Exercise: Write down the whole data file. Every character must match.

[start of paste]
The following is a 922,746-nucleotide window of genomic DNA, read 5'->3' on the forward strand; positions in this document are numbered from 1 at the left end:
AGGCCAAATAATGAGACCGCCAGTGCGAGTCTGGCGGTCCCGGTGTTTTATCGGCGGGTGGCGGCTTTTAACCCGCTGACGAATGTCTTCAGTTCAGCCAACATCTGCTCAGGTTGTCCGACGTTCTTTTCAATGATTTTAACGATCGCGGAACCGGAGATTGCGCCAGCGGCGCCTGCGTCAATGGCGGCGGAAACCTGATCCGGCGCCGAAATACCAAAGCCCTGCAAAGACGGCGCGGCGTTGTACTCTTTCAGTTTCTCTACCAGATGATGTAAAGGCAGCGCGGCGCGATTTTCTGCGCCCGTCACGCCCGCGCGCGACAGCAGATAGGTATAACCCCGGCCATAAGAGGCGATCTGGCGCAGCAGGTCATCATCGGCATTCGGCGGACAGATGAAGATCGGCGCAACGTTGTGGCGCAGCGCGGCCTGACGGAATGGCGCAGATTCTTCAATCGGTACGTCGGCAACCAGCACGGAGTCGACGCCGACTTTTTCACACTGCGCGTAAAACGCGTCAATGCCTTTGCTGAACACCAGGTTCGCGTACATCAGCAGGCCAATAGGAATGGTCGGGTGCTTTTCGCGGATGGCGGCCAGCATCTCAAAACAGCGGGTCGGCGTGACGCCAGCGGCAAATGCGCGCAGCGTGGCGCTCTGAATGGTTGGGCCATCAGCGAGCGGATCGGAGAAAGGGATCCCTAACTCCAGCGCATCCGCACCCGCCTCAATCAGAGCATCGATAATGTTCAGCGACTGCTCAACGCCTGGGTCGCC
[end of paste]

The following is a 922,746-nucleotide window of genomic DNA, read 5'->3' on the forward strand; positions in this document are numbered from 1 at the left end:
AGGCCAAATAATGAGACCGCCAGTGCGAGTCTGGCGGTCCCGGTGTTTTATCGGCGGGTGGCGGCTTTTAACCCGCTGACGAATGTCTTCAGTTCAGCCAACATCTGCTCAGGTTGTCCGACGTTCTTTTCAATGATTTTAACGATCGCGGAACCGGAGATTGCGCCAGCGGCGCCTGCGTCAATGGCGGCGGAAACCTGATCCGGCGCCGAAATACCAAAGCCCTGCAAAGACGGCGCGGCGTTGTACTCTTTCAGTTTCTCTACCAGATGATGTAAAGGCAGCGCGGCGCGATTTTCTGCGCCCGTCACGCCCGCGCGCGACAGCAGATAGGTATAACCCCGGCCATAAGAGGCGATCTGGCGCAGCAGGTCATCATCGGCATTCGGCGGACAGATGAAGATCGGCGCAACGTTGTGGCGCAGCGCGGCCTGACGGAATGGCGCAGATTCTTCAATCGGTACGTCGGCAACCAGCACGGAGTCGACGCCGACTTTTTCACACTGCGCGTAAAACGCGTCAATGCCTTTGCTGAACACCAGGTTCGCGTACATCAGCAGGCCAATAGGAATGGTCGGGTGCTTTTCGCGGATGGCGGCCAGCATCTCAAAACAGCGGGTCGGCGTGACGCCAGCGGCAAATGCGCGCAGCGTGGCGCTCTGAATGGTTGGGCCATCAGCGAGCGGATCGGAGAAAGGGATCCCTAACTCCAGCGCATCCGCACCCGCCTCAATCAGAGCATCGATAATGTTCAGCGACTGCTCAACGCCTGGGTCGCC